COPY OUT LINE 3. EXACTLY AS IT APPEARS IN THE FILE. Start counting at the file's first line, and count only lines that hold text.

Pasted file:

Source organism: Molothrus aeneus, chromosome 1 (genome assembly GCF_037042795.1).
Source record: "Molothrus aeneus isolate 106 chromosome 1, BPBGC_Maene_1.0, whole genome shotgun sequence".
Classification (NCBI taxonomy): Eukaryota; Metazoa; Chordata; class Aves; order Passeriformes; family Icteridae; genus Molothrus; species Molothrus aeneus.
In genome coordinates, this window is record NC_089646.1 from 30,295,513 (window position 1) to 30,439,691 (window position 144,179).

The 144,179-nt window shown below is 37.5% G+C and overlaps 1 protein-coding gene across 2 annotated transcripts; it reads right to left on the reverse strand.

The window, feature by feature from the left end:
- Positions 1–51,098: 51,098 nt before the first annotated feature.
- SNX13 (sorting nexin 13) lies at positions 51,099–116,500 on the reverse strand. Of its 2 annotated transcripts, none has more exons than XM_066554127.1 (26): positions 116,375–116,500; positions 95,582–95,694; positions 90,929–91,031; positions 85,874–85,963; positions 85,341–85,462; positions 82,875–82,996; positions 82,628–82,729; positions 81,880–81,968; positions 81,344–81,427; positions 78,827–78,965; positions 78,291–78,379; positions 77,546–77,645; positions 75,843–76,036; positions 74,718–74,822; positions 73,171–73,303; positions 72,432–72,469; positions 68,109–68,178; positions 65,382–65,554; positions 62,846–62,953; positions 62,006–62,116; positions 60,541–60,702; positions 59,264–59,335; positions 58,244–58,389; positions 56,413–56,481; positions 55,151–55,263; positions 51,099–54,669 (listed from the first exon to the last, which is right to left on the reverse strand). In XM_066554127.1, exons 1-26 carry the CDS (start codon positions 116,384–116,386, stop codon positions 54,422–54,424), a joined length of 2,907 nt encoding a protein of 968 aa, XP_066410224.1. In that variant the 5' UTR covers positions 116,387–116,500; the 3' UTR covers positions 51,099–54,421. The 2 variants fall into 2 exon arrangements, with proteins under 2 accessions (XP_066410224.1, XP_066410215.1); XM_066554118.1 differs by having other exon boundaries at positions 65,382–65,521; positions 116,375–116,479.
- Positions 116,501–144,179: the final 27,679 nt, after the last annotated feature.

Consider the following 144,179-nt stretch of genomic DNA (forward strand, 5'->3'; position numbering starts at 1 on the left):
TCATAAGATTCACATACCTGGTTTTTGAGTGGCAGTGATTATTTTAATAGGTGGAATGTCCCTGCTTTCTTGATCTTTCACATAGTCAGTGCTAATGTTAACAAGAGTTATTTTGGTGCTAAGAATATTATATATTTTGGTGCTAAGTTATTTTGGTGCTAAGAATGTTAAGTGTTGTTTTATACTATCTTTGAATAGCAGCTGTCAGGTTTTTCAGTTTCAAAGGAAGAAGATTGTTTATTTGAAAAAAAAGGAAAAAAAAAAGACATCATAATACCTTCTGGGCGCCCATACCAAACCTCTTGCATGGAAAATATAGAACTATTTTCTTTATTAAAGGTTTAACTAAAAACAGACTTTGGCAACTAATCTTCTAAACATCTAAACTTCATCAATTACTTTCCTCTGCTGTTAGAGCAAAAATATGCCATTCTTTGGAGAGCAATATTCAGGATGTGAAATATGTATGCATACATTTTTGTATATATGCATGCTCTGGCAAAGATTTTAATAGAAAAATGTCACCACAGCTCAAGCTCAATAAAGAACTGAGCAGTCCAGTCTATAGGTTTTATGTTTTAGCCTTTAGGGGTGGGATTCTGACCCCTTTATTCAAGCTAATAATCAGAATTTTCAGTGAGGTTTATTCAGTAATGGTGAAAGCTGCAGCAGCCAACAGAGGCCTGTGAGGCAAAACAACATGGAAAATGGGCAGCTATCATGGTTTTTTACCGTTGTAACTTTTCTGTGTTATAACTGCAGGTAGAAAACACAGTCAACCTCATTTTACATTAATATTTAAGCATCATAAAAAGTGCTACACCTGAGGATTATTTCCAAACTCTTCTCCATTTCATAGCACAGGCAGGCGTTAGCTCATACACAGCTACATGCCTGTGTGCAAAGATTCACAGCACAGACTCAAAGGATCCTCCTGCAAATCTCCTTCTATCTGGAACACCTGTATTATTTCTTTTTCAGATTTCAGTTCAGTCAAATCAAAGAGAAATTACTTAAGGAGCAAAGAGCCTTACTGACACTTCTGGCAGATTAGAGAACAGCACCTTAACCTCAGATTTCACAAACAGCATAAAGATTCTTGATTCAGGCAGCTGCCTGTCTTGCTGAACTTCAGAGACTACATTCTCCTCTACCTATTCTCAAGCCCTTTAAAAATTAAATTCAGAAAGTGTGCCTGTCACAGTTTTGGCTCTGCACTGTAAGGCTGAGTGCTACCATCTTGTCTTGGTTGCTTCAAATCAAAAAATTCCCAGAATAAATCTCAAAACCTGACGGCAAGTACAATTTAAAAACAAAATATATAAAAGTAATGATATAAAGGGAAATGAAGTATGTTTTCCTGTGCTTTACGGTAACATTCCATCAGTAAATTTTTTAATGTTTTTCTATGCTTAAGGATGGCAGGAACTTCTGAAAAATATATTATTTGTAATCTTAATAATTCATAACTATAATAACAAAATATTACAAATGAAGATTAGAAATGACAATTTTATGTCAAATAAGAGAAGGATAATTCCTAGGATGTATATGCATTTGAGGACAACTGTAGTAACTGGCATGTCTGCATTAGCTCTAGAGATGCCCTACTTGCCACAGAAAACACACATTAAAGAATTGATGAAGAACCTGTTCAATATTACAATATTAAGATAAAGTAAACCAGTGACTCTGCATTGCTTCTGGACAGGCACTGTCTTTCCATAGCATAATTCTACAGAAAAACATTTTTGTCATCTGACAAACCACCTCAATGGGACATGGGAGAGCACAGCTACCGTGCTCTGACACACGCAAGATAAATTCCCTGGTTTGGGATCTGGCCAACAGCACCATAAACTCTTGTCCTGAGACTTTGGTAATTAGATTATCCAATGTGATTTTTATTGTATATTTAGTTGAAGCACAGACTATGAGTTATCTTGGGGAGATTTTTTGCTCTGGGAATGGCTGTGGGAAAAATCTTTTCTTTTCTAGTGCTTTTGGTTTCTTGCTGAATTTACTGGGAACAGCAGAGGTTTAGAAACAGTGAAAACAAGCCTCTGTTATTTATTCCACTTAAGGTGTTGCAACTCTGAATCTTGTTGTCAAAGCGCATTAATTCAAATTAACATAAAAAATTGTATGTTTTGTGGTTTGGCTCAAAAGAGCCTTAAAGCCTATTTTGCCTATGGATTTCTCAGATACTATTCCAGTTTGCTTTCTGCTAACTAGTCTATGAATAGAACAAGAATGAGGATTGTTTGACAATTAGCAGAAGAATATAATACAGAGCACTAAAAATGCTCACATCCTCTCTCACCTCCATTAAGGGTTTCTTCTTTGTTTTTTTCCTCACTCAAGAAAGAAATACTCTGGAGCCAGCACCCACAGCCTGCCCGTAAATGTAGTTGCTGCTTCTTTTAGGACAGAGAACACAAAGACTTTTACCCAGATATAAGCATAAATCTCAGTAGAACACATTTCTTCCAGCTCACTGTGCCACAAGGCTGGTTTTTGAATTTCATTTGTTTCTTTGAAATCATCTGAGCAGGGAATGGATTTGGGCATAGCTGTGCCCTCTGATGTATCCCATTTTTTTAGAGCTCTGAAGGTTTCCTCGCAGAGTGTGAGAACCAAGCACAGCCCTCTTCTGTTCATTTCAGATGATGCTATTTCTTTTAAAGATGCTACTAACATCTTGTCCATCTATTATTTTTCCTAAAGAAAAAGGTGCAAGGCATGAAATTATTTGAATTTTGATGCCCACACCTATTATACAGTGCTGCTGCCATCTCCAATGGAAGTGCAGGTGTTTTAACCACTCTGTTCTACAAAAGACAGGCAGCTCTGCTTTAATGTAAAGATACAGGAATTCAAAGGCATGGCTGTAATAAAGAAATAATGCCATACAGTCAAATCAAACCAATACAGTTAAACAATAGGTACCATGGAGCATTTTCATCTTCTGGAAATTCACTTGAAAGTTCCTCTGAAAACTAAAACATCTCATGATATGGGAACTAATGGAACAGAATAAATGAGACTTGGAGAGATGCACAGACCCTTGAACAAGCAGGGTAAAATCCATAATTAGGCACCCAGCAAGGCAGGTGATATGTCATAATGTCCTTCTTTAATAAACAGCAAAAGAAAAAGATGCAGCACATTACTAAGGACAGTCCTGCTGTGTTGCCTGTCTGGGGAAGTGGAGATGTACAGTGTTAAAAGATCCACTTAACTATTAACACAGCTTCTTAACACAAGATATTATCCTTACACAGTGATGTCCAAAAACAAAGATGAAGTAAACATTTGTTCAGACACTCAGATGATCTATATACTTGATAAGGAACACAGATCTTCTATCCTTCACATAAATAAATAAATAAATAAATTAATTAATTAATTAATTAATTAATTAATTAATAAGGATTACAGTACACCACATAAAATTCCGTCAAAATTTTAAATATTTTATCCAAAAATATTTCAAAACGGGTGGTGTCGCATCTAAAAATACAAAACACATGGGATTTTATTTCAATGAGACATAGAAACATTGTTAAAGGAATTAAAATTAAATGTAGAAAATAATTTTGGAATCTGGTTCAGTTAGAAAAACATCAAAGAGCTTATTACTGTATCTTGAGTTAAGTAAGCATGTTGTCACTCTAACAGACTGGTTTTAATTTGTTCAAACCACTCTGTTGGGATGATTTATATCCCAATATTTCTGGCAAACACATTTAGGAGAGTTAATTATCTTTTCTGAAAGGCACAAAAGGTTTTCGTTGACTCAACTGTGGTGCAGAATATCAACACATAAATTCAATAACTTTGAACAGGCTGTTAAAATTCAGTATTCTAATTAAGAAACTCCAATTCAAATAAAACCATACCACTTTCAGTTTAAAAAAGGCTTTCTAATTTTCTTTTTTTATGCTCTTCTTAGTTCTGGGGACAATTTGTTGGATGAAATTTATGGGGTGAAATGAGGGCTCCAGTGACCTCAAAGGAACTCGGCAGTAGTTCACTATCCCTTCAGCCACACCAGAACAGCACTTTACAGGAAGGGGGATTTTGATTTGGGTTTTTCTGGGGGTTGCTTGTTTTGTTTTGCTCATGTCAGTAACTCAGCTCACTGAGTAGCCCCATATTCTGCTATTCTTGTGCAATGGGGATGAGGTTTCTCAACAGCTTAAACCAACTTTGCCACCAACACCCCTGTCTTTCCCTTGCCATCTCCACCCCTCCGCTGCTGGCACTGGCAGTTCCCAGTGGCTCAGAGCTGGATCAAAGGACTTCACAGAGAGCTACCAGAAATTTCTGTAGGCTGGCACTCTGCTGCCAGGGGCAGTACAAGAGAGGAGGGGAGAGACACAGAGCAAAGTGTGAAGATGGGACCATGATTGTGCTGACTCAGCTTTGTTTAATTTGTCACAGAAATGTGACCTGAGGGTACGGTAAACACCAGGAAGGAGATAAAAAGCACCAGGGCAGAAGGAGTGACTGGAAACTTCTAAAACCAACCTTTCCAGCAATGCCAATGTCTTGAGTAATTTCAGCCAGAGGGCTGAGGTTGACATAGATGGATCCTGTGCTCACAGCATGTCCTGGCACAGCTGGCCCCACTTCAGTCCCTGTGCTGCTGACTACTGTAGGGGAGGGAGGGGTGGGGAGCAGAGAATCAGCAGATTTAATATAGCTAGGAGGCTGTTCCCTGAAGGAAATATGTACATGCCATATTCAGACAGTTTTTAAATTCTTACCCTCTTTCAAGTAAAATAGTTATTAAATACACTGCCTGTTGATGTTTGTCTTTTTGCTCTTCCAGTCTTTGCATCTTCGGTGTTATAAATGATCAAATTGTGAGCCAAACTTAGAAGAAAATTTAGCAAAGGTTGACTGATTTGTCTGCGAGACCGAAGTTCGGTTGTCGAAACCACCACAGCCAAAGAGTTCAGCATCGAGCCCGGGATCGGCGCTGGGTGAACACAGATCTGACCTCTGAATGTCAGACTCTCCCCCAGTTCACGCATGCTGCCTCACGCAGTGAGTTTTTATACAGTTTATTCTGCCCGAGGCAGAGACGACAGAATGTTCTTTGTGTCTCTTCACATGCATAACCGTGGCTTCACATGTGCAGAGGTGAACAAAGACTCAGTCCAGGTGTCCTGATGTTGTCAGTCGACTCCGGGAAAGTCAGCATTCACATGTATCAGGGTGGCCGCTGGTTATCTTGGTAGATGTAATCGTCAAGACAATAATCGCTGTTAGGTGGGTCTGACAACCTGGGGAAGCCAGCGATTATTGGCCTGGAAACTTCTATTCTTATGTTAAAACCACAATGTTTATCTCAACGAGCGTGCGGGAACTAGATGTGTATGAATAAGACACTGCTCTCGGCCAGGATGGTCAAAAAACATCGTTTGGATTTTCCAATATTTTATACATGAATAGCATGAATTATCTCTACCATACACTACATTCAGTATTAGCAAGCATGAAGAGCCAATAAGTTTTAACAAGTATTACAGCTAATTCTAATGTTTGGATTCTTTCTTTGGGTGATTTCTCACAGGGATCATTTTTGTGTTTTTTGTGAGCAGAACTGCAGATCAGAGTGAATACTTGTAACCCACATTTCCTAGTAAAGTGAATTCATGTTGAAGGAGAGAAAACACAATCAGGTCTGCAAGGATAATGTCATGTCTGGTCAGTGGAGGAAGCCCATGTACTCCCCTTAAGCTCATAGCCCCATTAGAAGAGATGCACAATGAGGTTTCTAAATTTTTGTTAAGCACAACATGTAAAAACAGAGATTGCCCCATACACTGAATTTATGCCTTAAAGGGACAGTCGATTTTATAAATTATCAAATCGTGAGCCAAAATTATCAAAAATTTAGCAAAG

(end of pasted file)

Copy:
Classification (NCBI taxonomy): Eukaryota; Metazoa; Chordata; class Aves; order Passeriformes; family Icteridae; genus Molothrus; species Molothrus aeneus.